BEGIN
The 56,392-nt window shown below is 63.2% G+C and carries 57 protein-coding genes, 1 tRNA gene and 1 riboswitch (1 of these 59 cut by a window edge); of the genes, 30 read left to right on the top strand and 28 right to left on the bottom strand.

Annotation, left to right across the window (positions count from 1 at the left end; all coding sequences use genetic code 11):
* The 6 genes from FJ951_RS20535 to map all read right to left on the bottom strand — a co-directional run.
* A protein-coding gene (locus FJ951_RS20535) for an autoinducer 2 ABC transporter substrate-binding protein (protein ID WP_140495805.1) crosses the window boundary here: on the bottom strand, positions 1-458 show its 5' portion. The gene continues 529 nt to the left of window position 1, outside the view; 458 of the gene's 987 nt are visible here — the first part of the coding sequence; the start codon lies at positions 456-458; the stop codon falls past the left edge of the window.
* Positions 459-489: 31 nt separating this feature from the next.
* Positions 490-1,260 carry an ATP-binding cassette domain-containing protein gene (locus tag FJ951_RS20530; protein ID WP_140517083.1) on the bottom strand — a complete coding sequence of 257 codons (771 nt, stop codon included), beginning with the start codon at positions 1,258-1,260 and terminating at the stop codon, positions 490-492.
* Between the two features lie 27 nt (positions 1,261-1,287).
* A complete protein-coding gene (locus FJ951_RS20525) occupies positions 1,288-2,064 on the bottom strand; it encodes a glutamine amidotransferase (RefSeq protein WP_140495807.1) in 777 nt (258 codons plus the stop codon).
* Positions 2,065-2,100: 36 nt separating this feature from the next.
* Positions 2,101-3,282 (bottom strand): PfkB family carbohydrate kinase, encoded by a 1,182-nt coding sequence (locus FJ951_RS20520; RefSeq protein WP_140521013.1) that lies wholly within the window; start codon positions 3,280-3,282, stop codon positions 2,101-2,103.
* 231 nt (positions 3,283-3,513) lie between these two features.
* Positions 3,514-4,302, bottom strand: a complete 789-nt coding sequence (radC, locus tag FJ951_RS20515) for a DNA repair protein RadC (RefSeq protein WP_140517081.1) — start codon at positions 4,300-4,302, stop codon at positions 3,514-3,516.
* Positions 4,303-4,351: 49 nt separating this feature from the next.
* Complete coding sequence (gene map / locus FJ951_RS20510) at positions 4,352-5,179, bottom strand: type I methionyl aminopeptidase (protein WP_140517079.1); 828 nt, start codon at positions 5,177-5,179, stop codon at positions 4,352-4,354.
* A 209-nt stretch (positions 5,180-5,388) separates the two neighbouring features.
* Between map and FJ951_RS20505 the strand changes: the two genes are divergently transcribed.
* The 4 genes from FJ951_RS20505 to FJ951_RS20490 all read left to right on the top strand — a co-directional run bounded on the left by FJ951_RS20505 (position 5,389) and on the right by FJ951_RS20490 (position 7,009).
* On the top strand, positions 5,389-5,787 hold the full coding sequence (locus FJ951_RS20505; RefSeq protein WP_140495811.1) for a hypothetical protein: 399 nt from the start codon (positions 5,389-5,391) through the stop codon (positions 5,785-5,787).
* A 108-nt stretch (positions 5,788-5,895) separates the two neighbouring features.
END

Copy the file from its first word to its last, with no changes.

The 56,392-nt window shown below is 63.2% G+C and carries 57 protein-coding genes, 1 tRNA gene and 1 riboswitch (1 of these 59 cut by a window edge); of the genes, 30 read left to right on the top strand and 28 right to left on the bottom strand.

Annotation, left to right across the window (positions count from 1 at the left end; all coding sequences use genetic code 11):
* The 6 genes from FJ951_RS20535 to map all read right to left on the bottom strand — a co-directional run.
* A protein-coding gene (locus FJ951_RS20535) for an autoinducer 2 ABC transporter substrate-binding protein (protein ID WP_140495805.1) crosses the window boundary here: on the bottom strand, positions 1-458 show its 5' portion. The gene continues 529 nt to the left of window position 1, outside the view; 458 of the gene's 987 nt are visible here — the first part of the coding sequence; the start codon lies at positions 456-458; the stop codon falls past the left edge of the window.
* Positions 459-489: 31 nt separating this feature from the next.
* Positions 490-1,260 carry an ATP-binding cassette domain-containing protein gene (locus tag FJ951_RS20530; protein ID WP_140517083.1) on the bottom strand — a complete coding sequence of 257 codons (771 nt, stop codon included), beginning with the start codon at positions 1,258-1,260 and terminating at the stop codon, positions 490-492.
* Between the two features lie 27 nt (positions 1,261-1,287).
* A complete protein-coding gene (locus FJ951_RS20525) occupies positions 1,288-2,064 on the bottom strand; it encodes a glutamine amidotransferase (RefSeq protein WP_140495807.1) in 777 nt (258 codons plus the stop codon).
* Positions 2,065-2,100: 36 nt separating this feature from the next.
* Positions 2,101-3,282 (bottom strand): PfkB family carbohydrate kinase, encoded by a 1,182-nt coding sequence (locus FJ951_RS20520; RefSeq protein WP_140521013.1) that lies wholly within the window; start codon positions 3,280-3,282, stop codon positions 2,101-2,103.
* 231 nt (positions 3,283-3,513) lie between these two features.
* Positions 3,514-4,302, bottom strand: a complete 789-nt coding sequence (radC, locus tag FJ951_RS20515) for a DNA repair protein RadC (RefSeq protein WP_140517081.1) — start codon at positions 4,300-4,302, stop codon at positions 3,514-3,516.
* Positions 4,303-4,351: 49 nt separating this feature from the next.
* Complete coding sequence (gene map / locus FJ951_RS20510) at positions 4,352-5,179, bottom strand: type I methionyl aminopeptidase (protein WP_140517079.1); 828 nt, start codon at positions 5,177-5,179, stop codon at positions 4,352-4,354.
* A 209-nt stretch (positions 5,180-5,388) separates the two neighbouring features.
* Between map and FJ951_RS20505 the strand changes: the two genes are divergently transcribed.
* The 4 genes from FJ951_RS20505 to FJ951_RS20490 all read left to right on the top strand — a co-directional run bounded on the left by FJ951_RS20505 (position 5,389) and on the right by FJ951_RS20490 (position 7,009).
* On the top strand, positions 5,389-5,787 hold the full coding sequence (locus FJ951_RS20505; RefSeq protein WP_140495811.1) for a hypothetical protein: 399 nt from the start codon (positions 5,389-5,391) through the stop codon (positions 5,785-5,787).
* A 108-nt stretch (positions 5,788-5,895) separates the two neighbouring features.